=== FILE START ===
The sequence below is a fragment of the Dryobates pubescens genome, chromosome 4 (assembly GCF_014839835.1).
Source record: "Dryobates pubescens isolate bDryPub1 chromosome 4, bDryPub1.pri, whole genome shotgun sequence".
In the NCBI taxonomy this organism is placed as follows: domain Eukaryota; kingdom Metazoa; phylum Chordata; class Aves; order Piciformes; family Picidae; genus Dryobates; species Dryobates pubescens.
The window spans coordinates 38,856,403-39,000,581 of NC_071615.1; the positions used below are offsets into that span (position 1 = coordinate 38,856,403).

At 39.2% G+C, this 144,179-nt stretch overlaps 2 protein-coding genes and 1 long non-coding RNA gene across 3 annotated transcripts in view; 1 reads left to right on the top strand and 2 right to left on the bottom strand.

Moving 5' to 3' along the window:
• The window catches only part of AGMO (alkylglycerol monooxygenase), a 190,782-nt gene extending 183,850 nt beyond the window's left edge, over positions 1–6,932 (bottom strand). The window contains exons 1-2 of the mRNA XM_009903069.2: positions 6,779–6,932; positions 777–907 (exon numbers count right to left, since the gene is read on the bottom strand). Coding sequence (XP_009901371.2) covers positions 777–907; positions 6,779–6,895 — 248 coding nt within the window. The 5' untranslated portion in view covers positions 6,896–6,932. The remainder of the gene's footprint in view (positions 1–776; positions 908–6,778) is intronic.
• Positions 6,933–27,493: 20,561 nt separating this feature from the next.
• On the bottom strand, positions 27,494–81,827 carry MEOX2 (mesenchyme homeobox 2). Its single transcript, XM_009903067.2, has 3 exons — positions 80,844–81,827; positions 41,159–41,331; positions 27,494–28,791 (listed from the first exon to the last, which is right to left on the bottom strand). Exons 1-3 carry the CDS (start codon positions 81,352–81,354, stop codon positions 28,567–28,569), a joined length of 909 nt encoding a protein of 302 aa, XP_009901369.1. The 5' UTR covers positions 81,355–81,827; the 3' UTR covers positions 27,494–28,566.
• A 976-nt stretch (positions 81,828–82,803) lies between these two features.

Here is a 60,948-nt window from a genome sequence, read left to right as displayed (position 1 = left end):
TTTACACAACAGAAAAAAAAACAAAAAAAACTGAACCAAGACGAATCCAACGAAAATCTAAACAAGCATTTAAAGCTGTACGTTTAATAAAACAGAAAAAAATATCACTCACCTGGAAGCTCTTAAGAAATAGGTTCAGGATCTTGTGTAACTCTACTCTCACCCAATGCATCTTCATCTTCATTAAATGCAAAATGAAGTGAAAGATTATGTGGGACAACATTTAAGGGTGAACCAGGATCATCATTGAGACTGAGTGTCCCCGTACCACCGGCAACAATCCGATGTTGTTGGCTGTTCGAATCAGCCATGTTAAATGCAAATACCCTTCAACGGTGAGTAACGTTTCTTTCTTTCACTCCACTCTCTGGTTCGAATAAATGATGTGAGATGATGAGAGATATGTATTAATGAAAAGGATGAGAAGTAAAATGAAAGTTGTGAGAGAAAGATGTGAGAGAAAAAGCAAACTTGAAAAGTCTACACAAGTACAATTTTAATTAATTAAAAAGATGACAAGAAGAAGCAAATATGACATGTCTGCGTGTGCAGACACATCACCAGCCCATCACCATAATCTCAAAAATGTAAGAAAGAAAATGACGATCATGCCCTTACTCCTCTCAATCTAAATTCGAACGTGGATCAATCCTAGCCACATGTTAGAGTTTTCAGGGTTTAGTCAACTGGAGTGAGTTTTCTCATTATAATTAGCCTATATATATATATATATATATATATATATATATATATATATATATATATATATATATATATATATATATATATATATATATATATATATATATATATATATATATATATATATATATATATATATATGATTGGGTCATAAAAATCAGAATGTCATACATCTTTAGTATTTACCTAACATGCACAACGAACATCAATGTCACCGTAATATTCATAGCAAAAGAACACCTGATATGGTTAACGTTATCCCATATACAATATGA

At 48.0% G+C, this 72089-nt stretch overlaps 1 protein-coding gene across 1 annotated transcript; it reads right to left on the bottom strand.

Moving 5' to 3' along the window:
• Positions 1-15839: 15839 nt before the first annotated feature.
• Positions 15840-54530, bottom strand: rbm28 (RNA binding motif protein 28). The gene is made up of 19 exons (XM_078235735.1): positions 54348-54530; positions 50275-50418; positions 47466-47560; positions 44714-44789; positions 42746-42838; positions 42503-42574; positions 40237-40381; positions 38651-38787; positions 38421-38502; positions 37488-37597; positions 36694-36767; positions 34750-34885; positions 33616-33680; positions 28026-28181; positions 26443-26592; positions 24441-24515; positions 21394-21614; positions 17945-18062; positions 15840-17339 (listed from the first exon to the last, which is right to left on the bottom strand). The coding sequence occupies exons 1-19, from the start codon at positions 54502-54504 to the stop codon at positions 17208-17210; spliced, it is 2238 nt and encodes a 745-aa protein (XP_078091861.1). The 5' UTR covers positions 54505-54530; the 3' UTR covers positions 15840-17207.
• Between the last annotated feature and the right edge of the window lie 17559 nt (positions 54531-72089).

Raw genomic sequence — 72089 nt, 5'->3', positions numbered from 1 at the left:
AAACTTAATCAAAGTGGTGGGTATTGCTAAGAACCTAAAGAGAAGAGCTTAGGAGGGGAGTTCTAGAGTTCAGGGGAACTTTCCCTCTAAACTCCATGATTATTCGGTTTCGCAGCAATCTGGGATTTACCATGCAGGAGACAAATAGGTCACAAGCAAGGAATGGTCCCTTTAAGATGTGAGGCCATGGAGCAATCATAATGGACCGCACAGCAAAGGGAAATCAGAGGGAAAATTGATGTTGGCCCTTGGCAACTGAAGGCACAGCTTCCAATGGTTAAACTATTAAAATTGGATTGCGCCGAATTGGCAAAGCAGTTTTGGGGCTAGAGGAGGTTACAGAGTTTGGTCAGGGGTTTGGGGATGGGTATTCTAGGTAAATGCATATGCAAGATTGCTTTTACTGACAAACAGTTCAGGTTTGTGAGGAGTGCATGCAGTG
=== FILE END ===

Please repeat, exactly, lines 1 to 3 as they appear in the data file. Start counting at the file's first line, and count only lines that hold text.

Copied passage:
The sequence below is a fragment of the Dryobates pubescens genome, chromosome 4 (assembly GCF_014839835.1).
Source record: "Dryobates pubescens isolate bDryPub1 chromosome 4, bDryPub1.pri, whole genome shotgun sequence".
In the NCBI taxonomy this organism is placed as follows: domain Eukaryota; kingdom Metazoa; phylum Chordata; class Aves; order Piciformes; family Picidae; genus Dryobates; species Dryobates pubescens.